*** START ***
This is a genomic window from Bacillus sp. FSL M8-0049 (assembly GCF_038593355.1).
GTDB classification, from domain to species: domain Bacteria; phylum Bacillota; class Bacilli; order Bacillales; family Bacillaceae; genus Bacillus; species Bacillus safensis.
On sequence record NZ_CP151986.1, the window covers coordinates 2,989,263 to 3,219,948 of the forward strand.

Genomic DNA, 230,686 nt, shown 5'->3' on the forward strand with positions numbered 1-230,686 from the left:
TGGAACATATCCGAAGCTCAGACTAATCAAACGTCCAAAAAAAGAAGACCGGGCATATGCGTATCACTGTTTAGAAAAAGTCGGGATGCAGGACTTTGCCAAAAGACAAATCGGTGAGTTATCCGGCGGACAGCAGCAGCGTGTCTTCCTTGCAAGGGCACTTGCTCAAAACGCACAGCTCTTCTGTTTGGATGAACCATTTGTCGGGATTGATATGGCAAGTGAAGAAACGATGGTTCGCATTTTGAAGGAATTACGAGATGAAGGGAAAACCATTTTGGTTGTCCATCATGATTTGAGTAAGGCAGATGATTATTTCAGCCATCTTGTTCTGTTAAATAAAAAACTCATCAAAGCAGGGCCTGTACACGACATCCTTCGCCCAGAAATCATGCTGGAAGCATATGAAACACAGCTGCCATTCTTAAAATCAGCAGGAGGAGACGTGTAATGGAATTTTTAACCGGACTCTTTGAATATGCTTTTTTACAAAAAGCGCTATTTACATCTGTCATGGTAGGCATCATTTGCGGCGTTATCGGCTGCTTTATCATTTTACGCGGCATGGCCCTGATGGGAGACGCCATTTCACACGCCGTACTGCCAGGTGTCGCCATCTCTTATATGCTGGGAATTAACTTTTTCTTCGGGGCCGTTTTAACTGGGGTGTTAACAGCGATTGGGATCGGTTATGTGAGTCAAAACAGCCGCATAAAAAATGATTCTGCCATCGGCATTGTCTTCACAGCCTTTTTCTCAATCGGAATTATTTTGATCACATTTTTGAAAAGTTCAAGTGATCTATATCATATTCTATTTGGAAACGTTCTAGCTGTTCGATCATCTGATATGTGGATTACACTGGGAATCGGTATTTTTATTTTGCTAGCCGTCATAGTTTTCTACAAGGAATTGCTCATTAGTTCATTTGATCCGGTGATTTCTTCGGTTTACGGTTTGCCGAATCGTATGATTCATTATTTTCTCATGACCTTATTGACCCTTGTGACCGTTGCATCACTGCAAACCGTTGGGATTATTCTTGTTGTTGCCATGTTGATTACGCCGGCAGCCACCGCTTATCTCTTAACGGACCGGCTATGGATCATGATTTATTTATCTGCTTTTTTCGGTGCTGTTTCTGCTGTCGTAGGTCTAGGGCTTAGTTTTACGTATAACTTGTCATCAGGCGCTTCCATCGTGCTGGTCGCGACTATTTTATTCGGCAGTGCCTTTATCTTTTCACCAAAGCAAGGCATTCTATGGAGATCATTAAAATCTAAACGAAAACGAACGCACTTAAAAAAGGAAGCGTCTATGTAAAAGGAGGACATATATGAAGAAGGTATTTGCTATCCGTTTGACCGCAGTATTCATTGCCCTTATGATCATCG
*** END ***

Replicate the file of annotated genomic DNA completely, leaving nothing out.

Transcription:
This is a genomic window from Bacillus sp. FSL M8-0049 (assembly GCF_038593355.1).
GTDB classification, from domain to species: domain Bacteria; phylum Bacillota; class Bacilli; order Bacillales; family Bacillaceae; genus Bacillus; species Bacillus safensis.
On sequence record NZ_CP151986.1, the window covers coordinates 2,989,263 to 3,219,948 of the forward strand.

Genomic DNA, 230,686 nt, shown 5'->3' on the forward strand with positions numbered 1-230,686 from the left:
TGGAACATATCCGAAGCTCAGACTAATCAAACGTCCAAAAAAAGAAGACCGGGCATATGCGTATCACTGTTTAGAAAAAGTCGGGATGCAGGACTTTGCCAAAAGACAAATCGGTGAGTTATCCGGCGGACAGCAGCAGCGTGTCTTCCTTGCAAGGGCACTTGCTCAAAACGCACAGCTCTTCTGTTTGGATGAACCATTTGTCGGGATTGATATGGCAAGTGAAGAAACGATGGTTCGCATTTTGAAGGAATTACGAGATGAAGGGAAAACCATTTTGGTTGTCCATCATGATTTGAGTAAGGCAGATGATTATTTCAGCCATCTTGTTCTGTTAAATAAAAAACTCATCAAAGCAGGGCCTGTACACGACATCCTTCGCCCAGAAATCATGCTGGAAGCATATGAAACACAGCTGCCATTCTTAAAATCAGCAGGAGGAGACGTGTAATGGAATTTTTAACCGGACTCTTTGAATATGCTTTTTTACAAAAAGCGCTATTTACATCTGTCATGGTAGGCATCATTTGCGGCGTTATCGGCTGCTTTATCATTTTACGCGGCATGGCCCTGATGGGAGACGCCATTTCACACGCCGTACTGCCAGGTGTCGCCATCTCTTATATGCTGGGAATTAACTTTTTCTTCGGGGCCGTTTTAACTGGGGTGTTAACAGCGATTGGGATCGGTTATGTGAGTCAAAACAGCCGCATAAAAAATGATTCTGCCATCGGCATTGTCTTCACAGCCTTTTTCTCAATCGGAATTATTTTGATCACATTTTTGAAAAGTTCAAGTGATCTATATCATATTCTATTTGGAAACGTTCTAGCTGTTCGATCATCTGATATGTGGATTACACTGGGAATCGGTATTTTTATTTTGCTAGCCGTCATAGTTTTCTACAAGGAATTGCTCATTAGTTCATTTGATCCGGTGATTTCTTCGGTTTACGGTTTGCCGAATCGTATGATTCATTATTTTCTCATGACCTTATTGACCCTTGTGACCGTTGCATCACTGCAAACCGTTGGGATTATTCTTGTTGTTGCCATGTTGATTACGCCGGCAGCCACCGCTTATCTCTTAACGGACCGGCTATGGATCATGATTTATTTATCTGCTTTTTTCGGTGCTGTTTCTGCTGTCGTAGGTCTAGGGCTTAGTTTTACGTATAACTTGTCATCAGGCGCTTCCATCGTGCTGGTCGCGACTATTTTATTCGGCAGTGCCTTTATCTTTTCACCAAAGCAAGGCATTCTATGGAGATCATTAAAATCTAAACGAAAACGAACGCACTTAAAAAAGGAAGCGTCTATGTAAAAGGAGGACATATATGAAGAAGGTATTTGCTATCCGTTTGACCGCAGTATTCATTGCCCTTATGATCATCG